PROGRESS IN GEOGRAPHY ›› 2022, Vol. 41 ›› Issue (1): 86-95.doi: 10.18306/dlkxjz.2022.01.008

• Special Column: Theories and Methods of Behavioral Geography • Previous Articles     Next Articles

Human spatiotemporal behavior in the digital society: Logic change and research prospects

XIAO Zuopeng1,2()   

  1. 1. Harbin Institute of Technology, Shenzhen 518038, Guangdong, China
    2. Shenzhen Key Laboratory for Urban Planning and Decision Simulation, Shenzhen 518038, Guangdong, China
  • Received:2021-09-08 Revised:2021-12-04 Online:2022-01-28 Published:2022-03-28
  • Supported by:
    National Natural Science Foundation of China(41801151);Natural Science Foundation of Shenzhen City(JCYJ20190806144618382)

Abstract:

The digital revolution produced by digital technology progression has been significantly changing the urban economy, society, and spatial systems. A number of new digital behaviors, including e-shopping, riding-hailing, and instant delivery, have increasingly emerged in urban everyday life. Spatiotemporal behavior studies, in particular behavior geography and time geography, have intensively investigated these new behavior phenomena. However, there is still great potential to develop new frameworks for understanding the behavioral changes in a digital society. This framework should go beyond the current dichotomy of frameworks that divides all behaviors into those with or without the engagement of modern information and communication technologies (ICTs) and further study how these ICT-enabled activities combine with physical activities. With insights on the whole course of digital behaviors and their outcomes, this study aimed to incorporate the theory of environmental affordance and dynamic interaction to look at how the digital society changes the traditional constraint-centered paradigm. This article summarized these changes in three aspects and categorized them into three kinds of "augment effects". First, the information provision for decision making evolves from static to dynamic and real-time. It changes the Information asymmetry between human and the environment reality, and creates flexibilities for adjusting behaviors at any time and in any locations. Second, the digial society has facilitated a number of the behaviors fulfilled by multiple agents rather than solely replying on the actor him- or herself. It creates a mechanism by which a number of behaviors could be outsourced and entrusted to others. It also creates huge abilities for individuals to make daily activitiy arrangements. Third, the space and time where the behaviors could happen have been enlarged. It suggests that the place where activities rarely happened without Internet enagement would be a site that digital behaviors could access. It creates the diversity of activities through time. These three augment effects could be attributed to the engagement of digital platforms. The digital platform is increasingly attracting the facilities and services to be presented online. The agglomeration benefits created by one-stop effects further attract the infux of end users. The two-side network effects render the platform the role of intermediator and infracture in the interaction between human behavior and the environment. It empowers the users to access, acquire, and use the resources and opportunities affiliated with any platform. Responding to these changes, this article suggests that temporal and spatial behavior research needs to increase the spatial resolution of behavior research and analyze the dynamics of the situation. It is essential to explore the scene design that supports the realization of behaviors. One argument of this research is to transform accessibility planning to availability planning and improve the spatial-temporal availability of social resources and opportunies. To achieve this transformation, it is necessary to study how to organize spatial planning by time, and improve the responsiveness to temporal and spatial behaviors in the digital society.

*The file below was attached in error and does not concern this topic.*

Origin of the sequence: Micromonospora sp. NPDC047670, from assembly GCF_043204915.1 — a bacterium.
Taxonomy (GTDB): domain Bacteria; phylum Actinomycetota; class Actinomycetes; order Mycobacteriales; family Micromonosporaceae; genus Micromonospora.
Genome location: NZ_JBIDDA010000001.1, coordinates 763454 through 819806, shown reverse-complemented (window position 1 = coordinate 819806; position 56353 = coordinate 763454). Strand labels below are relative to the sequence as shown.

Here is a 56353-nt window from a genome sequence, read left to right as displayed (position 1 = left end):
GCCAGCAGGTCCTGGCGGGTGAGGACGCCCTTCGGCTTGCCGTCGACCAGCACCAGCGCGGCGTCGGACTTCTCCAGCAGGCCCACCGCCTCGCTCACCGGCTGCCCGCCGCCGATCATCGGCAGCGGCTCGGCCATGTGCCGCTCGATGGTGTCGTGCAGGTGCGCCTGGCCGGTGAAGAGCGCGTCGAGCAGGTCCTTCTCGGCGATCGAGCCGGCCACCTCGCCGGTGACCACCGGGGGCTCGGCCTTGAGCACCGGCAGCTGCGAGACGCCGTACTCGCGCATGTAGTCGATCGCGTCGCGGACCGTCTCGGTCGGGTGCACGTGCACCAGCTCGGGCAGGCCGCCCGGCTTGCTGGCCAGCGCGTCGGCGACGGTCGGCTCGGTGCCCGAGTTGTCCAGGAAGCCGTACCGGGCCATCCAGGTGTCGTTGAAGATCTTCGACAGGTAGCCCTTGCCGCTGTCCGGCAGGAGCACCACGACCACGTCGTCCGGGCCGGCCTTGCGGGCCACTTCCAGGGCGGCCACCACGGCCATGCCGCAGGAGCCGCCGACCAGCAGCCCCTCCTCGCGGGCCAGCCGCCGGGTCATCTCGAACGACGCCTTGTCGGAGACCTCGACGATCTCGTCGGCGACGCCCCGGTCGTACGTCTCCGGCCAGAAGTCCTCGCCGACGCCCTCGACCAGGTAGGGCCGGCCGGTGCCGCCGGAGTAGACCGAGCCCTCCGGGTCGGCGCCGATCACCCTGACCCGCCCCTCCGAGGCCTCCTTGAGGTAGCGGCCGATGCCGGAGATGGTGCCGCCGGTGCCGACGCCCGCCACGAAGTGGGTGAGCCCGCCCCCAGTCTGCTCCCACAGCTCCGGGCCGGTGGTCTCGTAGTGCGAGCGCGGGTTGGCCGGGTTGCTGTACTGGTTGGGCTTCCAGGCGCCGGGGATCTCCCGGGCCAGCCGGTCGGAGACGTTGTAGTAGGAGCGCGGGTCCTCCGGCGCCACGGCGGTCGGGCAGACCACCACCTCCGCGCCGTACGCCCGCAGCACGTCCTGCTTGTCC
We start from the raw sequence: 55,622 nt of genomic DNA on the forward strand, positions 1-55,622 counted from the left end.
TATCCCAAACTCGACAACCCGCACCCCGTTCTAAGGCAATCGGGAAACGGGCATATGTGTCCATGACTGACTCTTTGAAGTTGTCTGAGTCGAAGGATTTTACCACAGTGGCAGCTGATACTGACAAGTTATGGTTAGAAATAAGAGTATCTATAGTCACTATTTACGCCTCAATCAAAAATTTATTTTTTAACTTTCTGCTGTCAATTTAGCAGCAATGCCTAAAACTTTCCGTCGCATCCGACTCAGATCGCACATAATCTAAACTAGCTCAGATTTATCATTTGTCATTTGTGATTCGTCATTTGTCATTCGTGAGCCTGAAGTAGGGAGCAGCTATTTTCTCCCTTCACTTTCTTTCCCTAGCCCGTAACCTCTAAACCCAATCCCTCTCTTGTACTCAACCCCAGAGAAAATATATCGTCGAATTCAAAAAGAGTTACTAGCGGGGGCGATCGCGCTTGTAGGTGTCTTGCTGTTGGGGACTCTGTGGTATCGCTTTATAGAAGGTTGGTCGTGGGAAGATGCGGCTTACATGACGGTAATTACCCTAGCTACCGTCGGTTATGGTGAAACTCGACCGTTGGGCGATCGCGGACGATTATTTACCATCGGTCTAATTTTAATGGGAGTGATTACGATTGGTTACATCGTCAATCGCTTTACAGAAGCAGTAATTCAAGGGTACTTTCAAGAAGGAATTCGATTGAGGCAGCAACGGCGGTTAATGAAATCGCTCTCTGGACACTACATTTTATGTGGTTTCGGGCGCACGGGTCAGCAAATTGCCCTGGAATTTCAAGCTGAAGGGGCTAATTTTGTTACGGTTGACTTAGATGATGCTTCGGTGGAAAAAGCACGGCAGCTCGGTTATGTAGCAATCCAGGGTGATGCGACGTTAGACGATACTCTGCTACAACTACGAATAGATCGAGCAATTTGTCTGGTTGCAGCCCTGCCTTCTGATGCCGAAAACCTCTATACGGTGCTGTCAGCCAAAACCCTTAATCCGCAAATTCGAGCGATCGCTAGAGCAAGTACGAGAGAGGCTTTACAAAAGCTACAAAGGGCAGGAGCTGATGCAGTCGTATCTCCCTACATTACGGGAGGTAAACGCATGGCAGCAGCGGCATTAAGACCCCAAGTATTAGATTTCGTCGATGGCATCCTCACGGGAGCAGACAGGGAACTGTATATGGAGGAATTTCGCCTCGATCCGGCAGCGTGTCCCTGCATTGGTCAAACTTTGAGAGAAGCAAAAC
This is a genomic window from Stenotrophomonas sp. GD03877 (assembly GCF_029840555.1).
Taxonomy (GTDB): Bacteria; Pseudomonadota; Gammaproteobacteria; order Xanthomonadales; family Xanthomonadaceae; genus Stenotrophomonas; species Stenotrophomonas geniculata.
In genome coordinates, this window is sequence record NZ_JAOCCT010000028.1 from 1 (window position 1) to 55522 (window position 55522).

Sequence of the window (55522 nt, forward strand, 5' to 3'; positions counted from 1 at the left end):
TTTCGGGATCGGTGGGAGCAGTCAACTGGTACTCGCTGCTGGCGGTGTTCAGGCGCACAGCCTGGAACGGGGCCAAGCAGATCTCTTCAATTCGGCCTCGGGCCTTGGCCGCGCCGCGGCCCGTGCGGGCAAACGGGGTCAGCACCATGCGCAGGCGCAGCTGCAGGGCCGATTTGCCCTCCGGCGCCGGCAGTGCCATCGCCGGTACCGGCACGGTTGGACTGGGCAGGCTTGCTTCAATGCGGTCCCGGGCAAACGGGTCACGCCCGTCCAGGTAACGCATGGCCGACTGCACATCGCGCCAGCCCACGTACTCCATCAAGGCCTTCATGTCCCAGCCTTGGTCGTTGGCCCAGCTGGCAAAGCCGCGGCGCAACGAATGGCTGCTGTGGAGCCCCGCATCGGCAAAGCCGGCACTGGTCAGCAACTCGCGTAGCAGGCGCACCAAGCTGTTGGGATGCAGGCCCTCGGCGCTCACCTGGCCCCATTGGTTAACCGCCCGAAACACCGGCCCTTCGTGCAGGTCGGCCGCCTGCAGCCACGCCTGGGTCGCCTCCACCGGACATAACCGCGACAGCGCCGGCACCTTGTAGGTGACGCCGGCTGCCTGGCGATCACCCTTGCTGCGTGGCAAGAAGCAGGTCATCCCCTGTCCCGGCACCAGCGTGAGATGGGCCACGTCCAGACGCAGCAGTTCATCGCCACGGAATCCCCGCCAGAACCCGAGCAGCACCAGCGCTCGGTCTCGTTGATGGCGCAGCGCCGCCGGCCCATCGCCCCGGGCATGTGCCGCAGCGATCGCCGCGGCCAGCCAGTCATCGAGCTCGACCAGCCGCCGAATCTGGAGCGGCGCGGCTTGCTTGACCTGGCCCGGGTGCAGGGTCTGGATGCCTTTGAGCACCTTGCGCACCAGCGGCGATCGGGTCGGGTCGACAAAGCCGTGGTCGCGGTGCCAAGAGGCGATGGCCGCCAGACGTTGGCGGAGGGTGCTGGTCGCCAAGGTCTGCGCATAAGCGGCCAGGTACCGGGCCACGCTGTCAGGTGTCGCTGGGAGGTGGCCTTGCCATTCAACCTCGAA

Key words: digital society, temporal and spatial behavior, logical reconstruction, temporal and spatial context, scene, availability